Wednesday, May 16, 2012

Wrangling a Big Mix

Editor's Note: This marks the 100th post since this blog was started about three months ago. That's a post a day the whole time. Thanks to all who have read and all who have contributed. Interested in writing for us? Get in touch!
I've been thinking a lot lately about mixing my next big project in the box and how I can make that more like mixing on an analog console. When I get right down to it, on the forty-eight channel Midas I mix on every week, I really don't touch every fader every week once things get rolling. Through careful planning and use of VCAs I can stay right at the master section and have everything I need right within reach.
My first article about VCAs can be found here LINK

The planning that went into how I patched my show really just follows what's sort of an industry standard. Drums start on channel one and you work your way up through the inputs until you wind up with lead instruments and vocals right near the master section.  There are slight variations depending on the situation and the engineer, but for the most part you should be able to walk up to any mix in the world and find the bass channels near the drums and then rhythm instruments followed by lead instruments and so on.

I used to not see the utility in this back when I would mix a whole rock band on ten channels. What does it matter where I put anything if I can touch the whole mix with my two hands? Maybe not much, but if someone is going to take over for me, even on a small mix like that one, and has to look to channel one for the lead vocal when they're expecting it at the extreme right it slows them down. Maybe not much on a little Mackie, but on a big Midas it could be disastrous.

So back to my layout. I start out with drums way down at the left. I don't touch them much during a service so having them all on a VCA at the center of the console is usually enough. I can drive the drum mix more into compression or open it up by moving that VCA fader. If something needs to change in the drum mix it's just one big step to my left, but that's a step that I don't want to take too often. I keep piling on inputs and remote controlling them with VCAs until I get up to the ones that I'm going to want to keep a hand on at all times. Keys and electric guitars need a lot of attention, so even though they have their own VCAs in the center, they're right there within easy reach if I want to change the balance within those groups of instruments. My left hand seldom leaves the guitar channels.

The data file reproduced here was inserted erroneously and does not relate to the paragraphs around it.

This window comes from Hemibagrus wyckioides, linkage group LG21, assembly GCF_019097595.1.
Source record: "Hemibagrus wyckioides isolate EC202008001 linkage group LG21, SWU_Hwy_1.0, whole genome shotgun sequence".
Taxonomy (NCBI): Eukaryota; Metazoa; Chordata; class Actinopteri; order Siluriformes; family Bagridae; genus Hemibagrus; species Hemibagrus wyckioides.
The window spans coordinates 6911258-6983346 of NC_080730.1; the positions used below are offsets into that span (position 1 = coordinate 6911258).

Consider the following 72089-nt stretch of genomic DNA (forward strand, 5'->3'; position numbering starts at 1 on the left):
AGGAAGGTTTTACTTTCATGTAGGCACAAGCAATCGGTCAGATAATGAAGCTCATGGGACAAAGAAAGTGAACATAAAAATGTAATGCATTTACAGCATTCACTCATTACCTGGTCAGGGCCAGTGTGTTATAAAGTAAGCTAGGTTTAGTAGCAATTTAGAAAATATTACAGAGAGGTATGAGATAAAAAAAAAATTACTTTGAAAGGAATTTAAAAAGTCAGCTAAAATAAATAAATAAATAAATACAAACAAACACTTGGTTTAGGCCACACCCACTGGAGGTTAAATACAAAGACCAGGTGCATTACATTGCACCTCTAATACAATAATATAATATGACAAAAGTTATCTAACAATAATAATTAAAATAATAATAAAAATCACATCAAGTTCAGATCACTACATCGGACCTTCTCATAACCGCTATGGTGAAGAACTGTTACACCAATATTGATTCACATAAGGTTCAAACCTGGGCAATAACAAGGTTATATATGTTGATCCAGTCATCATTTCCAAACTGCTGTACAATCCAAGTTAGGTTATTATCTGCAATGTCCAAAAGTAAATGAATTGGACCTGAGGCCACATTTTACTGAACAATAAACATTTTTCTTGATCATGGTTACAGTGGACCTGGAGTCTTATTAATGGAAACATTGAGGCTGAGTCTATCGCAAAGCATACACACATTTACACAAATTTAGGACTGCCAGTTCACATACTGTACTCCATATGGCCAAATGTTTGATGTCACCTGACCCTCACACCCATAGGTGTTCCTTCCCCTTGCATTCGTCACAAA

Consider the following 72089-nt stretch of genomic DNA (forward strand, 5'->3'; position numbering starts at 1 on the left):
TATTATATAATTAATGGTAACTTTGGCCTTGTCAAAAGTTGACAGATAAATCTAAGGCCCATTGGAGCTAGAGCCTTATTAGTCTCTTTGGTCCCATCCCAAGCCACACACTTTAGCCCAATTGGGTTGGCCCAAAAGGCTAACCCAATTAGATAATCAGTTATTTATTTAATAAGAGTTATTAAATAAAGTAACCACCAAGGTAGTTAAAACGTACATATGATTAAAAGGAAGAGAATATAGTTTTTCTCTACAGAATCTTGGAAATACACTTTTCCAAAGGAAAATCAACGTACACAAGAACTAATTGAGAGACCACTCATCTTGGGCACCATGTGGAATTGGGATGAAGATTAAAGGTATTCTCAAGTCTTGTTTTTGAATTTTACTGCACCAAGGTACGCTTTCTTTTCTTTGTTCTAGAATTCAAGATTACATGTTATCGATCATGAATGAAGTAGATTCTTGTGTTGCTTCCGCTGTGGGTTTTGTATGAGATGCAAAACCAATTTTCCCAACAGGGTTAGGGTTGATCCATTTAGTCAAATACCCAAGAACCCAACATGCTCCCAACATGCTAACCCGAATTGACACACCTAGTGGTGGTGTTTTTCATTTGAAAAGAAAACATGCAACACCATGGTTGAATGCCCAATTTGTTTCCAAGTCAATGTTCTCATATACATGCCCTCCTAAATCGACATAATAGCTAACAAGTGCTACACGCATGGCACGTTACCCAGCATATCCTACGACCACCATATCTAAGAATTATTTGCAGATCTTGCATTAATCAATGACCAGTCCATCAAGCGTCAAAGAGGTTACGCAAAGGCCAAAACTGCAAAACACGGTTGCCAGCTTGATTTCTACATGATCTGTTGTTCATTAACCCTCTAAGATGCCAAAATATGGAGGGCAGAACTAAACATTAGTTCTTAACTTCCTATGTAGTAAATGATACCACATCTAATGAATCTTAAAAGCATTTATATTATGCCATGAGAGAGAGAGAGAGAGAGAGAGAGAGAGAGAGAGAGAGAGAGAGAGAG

Skipping over the center section where I now have remote control over all my instrument groups I've got all the vocals immediately to the right. For festival work I lay the channels out as the mics appear on stage from left to right, but in church I put my two lead vocal channels first, closest to hand, then my backup singers, then speaking mics and lastly the choir (on a VCA of course).  I also keep a couple channels open right next to the center section for guest musicians. I want a player I'm not familiar with to be right there so I can continue to tweak as things turn up. Also, they may just be sitting in with the rhythm section, but there's a good chance they'll be taking a solo and I don't want to miss that because they were way down on channel thirty-nine.